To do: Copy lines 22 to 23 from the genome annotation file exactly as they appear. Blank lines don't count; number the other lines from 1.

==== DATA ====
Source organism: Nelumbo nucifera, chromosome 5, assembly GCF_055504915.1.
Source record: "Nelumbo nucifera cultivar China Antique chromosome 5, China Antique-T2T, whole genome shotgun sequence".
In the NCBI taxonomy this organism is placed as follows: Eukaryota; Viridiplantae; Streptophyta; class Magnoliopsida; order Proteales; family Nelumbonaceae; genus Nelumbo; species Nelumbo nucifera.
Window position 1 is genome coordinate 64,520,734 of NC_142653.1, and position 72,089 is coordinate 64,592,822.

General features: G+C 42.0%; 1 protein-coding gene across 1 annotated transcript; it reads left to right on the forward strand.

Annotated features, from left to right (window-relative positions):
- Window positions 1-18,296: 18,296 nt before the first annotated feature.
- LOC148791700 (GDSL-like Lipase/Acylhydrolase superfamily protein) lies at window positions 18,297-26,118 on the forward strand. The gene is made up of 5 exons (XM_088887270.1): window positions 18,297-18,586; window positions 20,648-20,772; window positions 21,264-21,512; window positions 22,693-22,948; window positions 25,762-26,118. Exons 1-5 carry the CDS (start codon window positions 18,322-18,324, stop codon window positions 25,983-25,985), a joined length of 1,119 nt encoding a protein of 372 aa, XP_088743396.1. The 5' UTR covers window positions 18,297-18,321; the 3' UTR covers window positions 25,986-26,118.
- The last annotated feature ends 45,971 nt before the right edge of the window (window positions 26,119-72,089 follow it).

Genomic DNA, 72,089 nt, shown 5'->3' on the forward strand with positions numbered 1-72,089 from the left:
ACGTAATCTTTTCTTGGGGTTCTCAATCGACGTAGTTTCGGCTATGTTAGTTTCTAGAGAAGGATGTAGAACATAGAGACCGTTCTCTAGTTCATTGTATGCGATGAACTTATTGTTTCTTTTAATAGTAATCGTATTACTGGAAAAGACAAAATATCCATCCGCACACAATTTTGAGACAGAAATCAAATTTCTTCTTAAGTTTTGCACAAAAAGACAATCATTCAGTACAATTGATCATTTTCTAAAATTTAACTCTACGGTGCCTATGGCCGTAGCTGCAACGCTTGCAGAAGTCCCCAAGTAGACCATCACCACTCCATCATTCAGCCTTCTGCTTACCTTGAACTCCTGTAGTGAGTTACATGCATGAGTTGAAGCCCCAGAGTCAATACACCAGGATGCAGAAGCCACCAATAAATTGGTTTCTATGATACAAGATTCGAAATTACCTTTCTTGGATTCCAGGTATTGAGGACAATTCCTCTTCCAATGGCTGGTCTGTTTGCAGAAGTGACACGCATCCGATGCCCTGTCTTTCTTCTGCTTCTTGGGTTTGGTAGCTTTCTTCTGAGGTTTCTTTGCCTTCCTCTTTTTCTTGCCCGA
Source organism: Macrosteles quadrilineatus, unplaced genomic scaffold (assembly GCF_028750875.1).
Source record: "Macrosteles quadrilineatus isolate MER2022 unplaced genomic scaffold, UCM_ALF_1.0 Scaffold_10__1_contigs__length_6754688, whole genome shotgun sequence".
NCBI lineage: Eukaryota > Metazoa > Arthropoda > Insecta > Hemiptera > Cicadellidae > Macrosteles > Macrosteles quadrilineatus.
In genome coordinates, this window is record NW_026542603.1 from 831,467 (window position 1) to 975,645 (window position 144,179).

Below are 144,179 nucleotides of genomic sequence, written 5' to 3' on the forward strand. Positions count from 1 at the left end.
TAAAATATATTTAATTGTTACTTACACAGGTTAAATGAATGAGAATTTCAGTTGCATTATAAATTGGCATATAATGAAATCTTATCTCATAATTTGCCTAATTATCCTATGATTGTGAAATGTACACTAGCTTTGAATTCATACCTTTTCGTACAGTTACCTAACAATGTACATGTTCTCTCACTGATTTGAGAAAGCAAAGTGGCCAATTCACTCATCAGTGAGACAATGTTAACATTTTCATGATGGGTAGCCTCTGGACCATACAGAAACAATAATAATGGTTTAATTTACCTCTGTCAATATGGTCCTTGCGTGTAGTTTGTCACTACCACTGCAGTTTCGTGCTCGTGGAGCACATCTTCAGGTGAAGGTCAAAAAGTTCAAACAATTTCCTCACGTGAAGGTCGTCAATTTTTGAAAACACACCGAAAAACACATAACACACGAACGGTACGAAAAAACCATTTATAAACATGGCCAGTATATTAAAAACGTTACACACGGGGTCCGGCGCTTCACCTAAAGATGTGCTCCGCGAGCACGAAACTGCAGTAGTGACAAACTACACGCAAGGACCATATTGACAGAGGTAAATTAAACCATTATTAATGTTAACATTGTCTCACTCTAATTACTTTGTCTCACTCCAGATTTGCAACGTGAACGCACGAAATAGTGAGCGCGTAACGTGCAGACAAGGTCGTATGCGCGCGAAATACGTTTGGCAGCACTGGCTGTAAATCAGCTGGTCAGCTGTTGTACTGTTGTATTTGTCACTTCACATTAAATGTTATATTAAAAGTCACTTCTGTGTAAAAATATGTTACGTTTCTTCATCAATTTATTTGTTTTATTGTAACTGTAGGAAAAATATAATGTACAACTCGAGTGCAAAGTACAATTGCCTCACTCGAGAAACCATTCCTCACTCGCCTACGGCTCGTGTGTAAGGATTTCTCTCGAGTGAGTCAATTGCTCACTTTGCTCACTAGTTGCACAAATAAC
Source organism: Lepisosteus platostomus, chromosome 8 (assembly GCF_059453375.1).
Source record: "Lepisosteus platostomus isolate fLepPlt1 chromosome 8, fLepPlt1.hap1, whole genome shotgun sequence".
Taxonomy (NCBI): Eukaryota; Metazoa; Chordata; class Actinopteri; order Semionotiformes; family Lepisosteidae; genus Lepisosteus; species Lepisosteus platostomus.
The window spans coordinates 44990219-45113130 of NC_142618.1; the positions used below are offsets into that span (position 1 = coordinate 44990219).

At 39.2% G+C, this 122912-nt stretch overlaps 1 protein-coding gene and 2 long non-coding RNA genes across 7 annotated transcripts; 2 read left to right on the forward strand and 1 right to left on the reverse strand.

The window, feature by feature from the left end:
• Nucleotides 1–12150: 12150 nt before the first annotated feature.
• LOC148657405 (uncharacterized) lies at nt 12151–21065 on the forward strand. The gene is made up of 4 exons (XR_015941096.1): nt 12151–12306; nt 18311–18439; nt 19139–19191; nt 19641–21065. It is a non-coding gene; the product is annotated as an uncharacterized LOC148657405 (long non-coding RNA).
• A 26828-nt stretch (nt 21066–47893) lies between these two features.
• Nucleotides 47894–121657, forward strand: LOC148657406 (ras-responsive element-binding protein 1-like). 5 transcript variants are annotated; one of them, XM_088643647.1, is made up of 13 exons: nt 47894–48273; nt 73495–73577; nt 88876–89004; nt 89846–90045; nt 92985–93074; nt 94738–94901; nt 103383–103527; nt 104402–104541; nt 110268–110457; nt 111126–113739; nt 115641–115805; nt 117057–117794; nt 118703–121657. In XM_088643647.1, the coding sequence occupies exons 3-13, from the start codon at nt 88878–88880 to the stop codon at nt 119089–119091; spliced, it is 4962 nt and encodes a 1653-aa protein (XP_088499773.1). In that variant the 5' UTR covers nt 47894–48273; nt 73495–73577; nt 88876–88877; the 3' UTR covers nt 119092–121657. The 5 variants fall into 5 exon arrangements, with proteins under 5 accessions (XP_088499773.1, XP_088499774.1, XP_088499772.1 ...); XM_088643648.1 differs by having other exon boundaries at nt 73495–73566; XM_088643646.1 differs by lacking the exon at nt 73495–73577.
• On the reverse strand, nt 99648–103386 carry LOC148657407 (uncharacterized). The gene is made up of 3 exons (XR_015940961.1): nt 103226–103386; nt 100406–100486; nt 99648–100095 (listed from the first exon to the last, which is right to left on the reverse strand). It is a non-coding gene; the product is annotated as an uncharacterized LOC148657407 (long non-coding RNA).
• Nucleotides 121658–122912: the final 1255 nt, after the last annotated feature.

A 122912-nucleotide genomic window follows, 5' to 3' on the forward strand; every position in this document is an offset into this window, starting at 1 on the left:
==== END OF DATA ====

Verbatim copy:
At 39.2% G+C, this 122912-nt stretch overlaps 1 protein-coding gene and 2 long non-coding RNA genes across 7 annotated transcripts; 2 read left to right on the forward strand and 1 right to left on the reverse strand.

The window, feature by feature from the left end: